Infrastructure provision in developing Asia’s giants: A comparative perspective on China, India, and Indonesia

Abdul Abiad, Renard Teipelke


This paper provides a comparative perspective on infrastructure provision in developing Asia’s three largest countries: China, India, and Indonesia. It discusses their achievements and shortfalls in providing network infrastructure (energy, transport, water, and telecommunications) over the past two decades. It documents how three quite distinct development paths—and very different
levels of national saving and investment—were manifested in different trajectories of infrastructure provision. The paper then describes the institutional, economic, and policy factors that enabled or hindered progress in providing infrastructure. Here, contrasting levels of centralization of planning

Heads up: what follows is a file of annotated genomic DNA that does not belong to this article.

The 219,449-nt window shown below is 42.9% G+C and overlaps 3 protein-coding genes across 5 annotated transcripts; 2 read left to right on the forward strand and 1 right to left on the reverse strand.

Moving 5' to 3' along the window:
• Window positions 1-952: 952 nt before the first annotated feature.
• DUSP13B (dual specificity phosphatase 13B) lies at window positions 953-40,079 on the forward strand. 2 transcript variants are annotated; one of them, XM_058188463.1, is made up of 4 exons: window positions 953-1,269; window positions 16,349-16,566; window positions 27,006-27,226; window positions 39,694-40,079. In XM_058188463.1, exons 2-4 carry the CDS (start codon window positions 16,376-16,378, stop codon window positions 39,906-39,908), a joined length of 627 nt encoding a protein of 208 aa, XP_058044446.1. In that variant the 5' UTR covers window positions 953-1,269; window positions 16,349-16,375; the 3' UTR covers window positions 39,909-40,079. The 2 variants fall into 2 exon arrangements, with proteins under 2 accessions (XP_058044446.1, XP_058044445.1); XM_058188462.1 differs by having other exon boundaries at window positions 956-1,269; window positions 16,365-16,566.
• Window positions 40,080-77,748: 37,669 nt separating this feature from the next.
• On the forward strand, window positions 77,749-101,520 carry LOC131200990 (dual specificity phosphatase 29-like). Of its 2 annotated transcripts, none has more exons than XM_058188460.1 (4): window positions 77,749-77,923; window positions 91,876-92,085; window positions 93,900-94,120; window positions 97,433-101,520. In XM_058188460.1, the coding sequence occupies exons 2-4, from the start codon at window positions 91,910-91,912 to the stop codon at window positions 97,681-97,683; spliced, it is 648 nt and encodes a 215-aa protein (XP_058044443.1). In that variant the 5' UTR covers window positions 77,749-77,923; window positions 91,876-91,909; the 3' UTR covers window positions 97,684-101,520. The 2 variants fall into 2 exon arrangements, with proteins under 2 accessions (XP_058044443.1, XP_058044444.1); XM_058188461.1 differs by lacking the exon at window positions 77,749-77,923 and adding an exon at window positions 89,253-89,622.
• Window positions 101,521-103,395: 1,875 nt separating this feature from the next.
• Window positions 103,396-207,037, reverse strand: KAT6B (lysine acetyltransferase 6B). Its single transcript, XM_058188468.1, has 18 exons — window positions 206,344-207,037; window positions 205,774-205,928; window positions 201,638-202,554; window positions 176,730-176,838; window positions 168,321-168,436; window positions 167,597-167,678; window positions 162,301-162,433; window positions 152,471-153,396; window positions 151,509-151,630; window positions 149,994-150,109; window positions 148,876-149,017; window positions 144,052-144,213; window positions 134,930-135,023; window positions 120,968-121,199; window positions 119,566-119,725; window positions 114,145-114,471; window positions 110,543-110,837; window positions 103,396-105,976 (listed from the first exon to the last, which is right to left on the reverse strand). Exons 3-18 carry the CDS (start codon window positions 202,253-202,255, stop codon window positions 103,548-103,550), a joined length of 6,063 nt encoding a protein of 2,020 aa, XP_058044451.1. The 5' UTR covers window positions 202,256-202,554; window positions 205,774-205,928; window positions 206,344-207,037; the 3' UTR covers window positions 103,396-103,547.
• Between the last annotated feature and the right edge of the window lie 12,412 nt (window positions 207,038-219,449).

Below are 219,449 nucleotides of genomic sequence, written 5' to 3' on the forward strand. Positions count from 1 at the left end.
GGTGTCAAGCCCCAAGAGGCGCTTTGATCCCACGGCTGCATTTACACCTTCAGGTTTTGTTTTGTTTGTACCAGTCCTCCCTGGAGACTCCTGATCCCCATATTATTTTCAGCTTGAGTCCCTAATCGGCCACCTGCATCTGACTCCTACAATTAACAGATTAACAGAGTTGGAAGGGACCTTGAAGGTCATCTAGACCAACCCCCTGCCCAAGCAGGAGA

played a key role, as did countries’ differing abilities to mobilize infrastructure-related revenue streams such as user charges and land value capture. The paper then assesses future challenges for the three countries in providing infrastructure in a more integrated and sustainable way, and links these challenges with the global development agenda to which the three countries have committed. The concluding recommendations hope to provide a platform for further policy and research dialogue.


infrastructure; development; planning; policy; Asia; China; India; Indonesia

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